What happens to people when they go to prison?
The Forensic Psychology Podcast is our brand new series, produced with HMPPS Psychology Services and presented by Sally Tilt and Dr Kerensa Hocken, who work with people in prison who have committed very serious crimes.
Forensic psychology is the field of psychological theory that relates to criminal investigation and understanding the psychological issues associated with criminal behaviour.
It’s also about the rehabilitation of those who have committed crimes.
In our brand new series, The Forensic Psychology Podcast, we’ve teamed up with two forensic psychologists, Sally Tilt and Dr Kerensa Hocken, who work for HM Prison and Probation Service.
Daily, they work alongside people in prison, to help them understand their lives, what led to their offending and how they can live offence free, safe and successful lives in the future.
Public understanding of the work of forensic psychologists in prison is extremely important, because as a society we share an agreement that we will rehabilitate as well as punish people who commit crimes.
Prisons are a hidden world, and in opening up this world, we hope to provide a deeper understanding of the reasons people commit crimes, and the practice used by professionals in prisons to help prevent harm in the future.
Their work involves supporting people who have committed offences that most people would find shocking, to turn and face some very difficult truths – that there are aspects of themselves that are hurtful or that they aren’t safe to be released. But is also involves helping them to see their own potential to live safely and meaningfully as good citizens.
In the words of Kerensa Hocken, this work requires courage.
Through the series we’ll explore current issues in forensic psychology and we’ll hear from people who have spent time in prison and worked with forensic psychologists, alongside staff including the Prison Service’s Head of Psychology, Dr. Jo Bailey, prison governor Dr. Jamie Bennett and stalking expert Dr. Rachael Wheatley.
Also in the series is Dr. Jo Shingler from the University of Portsmouth, who has undertaken innovative research into how to effectively assess people’s risk ahead of decisions around release from prison, as well as Dr. Jake Shaw, who works with people with personality disorders.
This podcast will have universal appeal; providing insight into the world of prison, rehabilitation and forensic psychology for those interested in the area and an engaging exploration of current issues in forensic psychology for those already working in the area.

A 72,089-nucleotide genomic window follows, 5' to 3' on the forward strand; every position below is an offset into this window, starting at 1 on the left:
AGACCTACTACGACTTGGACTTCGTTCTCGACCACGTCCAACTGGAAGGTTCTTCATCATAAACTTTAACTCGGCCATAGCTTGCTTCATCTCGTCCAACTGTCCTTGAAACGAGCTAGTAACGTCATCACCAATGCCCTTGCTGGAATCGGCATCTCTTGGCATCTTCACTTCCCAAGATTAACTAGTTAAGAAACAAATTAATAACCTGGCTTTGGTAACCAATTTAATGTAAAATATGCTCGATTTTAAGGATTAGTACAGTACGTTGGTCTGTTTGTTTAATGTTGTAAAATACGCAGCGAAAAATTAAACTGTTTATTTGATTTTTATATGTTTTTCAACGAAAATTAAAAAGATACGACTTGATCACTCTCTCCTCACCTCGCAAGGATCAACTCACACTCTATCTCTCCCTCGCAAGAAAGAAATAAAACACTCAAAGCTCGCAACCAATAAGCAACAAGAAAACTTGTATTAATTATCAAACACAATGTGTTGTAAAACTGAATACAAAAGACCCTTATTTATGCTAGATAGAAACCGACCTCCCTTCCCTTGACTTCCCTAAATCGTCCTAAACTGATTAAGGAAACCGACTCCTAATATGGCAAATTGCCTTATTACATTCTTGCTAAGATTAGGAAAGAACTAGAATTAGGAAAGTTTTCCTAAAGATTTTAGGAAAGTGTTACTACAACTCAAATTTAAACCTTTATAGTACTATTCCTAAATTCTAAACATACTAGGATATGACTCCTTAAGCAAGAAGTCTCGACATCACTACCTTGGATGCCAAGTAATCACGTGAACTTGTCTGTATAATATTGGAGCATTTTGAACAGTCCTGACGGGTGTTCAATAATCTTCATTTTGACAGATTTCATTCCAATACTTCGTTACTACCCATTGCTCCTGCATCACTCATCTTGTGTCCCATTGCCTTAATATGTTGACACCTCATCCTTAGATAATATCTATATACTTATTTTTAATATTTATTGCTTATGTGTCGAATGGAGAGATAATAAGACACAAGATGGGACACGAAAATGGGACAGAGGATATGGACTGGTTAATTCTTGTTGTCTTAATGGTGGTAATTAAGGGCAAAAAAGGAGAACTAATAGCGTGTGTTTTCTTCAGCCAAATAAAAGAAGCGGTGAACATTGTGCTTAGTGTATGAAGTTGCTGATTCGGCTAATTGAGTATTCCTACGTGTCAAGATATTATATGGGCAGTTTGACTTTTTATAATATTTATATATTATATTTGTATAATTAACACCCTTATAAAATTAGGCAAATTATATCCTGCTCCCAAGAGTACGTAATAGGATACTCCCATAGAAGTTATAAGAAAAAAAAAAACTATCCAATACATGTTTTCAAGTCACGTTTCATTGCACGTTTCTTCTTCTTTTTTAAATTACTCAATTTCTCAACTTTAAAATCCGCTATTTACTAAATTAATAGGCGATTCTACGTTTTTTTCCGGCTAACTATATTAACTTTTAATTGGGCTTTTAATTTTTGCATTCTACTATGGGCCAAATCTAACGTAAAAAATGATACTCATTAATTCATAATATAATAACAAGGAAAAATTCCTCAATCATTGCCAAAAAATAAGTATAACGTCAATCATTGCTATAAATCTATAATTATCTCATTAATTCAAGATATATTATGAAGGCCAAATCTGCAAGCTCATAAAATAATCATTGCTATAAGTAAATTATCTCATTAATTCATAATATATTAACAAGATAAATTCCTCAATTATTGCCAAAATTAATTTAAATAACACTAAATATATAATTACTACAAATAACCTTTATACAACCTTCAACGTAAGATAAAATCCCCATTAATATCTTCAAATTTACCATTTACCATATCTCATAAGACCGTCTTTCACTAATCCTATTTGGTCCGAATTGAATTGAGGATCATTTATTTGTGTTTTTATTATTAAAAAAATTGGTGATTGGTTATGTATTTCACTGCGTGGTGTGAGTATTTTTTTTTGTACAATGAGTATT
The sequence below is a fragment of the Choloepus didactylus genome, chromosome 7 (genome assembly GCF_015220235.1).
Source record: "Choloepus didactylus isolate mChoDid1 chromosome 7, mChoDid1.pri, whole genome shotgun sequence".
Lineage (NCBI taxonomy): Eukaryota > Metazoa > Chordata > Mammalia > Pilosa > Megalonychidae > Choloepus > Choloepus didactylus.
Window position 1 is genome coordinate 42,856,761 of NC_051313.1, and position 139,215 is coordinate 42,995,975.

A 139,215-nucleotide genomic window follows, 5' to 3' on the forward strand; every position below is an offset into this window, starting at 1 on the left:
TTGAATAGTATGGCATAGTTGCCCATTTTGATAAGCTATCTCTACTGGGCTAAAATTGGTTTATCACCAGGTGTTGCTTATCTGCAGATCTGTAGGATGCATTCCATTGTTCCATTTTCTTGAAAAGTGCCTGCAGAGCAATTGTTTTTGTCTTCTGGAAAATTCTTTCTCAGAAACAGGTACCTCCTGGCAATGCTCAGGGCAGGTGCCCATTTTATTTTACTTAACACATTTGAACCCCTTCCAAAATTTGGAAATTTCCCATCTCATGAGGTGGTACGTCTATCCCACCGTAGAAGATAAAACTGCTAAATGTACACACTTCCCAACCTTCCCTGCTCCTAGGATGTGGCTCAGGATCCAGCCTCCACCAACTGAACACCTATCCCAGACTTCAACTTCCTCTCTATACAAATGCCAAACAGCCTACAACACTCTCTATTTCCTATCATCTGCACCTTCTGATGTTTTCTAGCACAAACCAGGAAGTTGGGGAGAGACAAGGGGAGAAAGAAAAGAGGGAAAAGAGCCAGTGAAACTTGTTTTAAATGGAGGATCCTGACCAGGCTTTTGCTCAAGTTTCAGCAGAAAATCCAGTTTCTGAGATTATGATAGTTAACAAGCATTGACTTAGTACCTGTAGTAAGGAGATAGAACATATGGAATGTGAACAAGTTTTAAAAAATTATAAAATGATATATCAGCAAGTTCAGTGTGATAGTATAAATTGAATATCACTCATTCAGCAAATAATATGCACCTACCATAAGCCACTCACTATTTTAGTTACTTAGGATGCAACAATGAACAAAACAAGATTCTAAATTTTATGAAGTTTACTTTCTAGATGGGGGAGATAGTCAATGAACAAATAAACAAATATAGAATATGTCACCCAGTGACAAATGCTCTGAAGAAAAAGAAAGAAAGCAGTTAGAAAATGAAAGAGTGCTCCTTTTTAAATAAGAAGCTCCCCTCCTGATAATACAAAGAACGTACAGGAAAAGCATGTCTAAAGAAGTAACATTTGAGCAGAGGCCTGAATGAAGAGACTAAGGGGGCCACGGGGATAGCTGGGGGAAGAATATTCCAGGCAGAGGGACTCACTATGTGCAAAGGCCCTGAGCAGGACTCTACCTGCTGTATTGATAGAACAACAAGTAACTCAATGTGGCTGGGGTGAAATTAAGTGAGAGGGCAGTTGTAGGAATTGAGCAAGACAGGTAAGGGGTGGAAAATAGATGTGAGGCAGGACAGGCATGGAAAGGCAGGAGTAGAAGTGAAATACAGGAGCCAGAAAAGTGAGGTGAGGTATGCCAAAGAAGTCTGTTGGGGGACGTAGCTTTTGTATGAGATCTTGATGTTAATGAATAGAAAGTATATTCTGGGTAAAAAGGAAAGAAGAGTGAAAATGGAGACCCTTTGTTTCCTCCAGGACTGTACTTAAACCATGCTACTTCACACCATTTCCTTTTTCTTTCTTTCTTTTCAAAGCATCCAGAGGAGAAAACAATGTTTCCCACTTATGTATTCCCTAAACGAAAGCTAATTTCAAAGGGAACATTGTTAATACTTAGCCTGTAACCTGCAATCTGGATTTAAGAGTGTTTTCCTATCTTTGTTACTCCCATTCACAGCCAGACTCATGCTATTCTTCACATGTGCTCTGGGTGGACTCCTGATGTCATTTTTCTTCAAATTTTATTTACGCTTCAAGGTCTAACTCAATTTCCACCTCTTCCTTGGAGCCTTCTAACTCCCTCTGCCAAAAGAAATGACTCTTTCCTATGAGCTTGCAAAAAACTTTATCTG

The full list of episodes is as follows:
Ep. 1 – An Introduction to Forensic Psychology
Dr. Jo Bailey and Chloe Dafe are two people at very different stages in their careers as Forensic Psychologists with HM Prison and Probation Service. They give us an overview of the forensic psychology and what it’s like to work in one of the toughest environments.
Ep. 2 – What makes a good prison environment?
Former governor of HMP Grendon, Dr. Jamie Bennett, is joined by Lead Psychologist Richard Shuker to discuss why we need prison environments to be conducive to rehabilitation in order to help people to change and how we can achieve that.
Ep. 3 – How do people change their lives?
Laura Baverstock and Dr Jamie Walton discuss how psychological programmes used in prisons help people convicted of very serious offences to make changes, including sexual offences, and the complexities in evaluating their effectiveness.
Ep. 4 – Is this person safe?
Dr. Jo Shingler discusses how forensic psychologists go about deciding whether someone is safe to be released from prison and the importance of a collaborative relationship in assessing risk.
Ep. 5 – What are they doing to me?
Forensic psychologist Flora Fitzalan Howard and research psychologist Dr. Helen Wakeling discuss the rehabilitative importance of ensuring people in the criminal justice system feel they are being dealt with in a fair and just way, known as Procedural Justice.
Ep. 6 – What is stalking?
Dr. Rachael Wheatley is a specialist in the study and treatment of people who stalk. In this fascinating episode, she explains how we define stalking, how to work with those convicted of stalking offences and what people being stalked can do to get help.
Ep. 7 – What can we do for those with complex needs?
Professionals Dr. Jake Shaw and Sarah Skett are joined by two service users to discuss the Offender Personality Disorder Pathway, a joint service between NHS England and HM Prison and Probation Service, designed for those who have complex needs and are likely to be diagnosed with a personality disorder.
The Forensic Psychology Podcast is the first podcast series to look behind the gates of Her Majesty’s prisons, in the company of those who run and deliver psychology services and those who benefit from them. Episode 1 is released on Thursday 15 October 2020.
It is produced by the Prison Radio Association in partnership with HM Prison and Probation Service Psychology Services.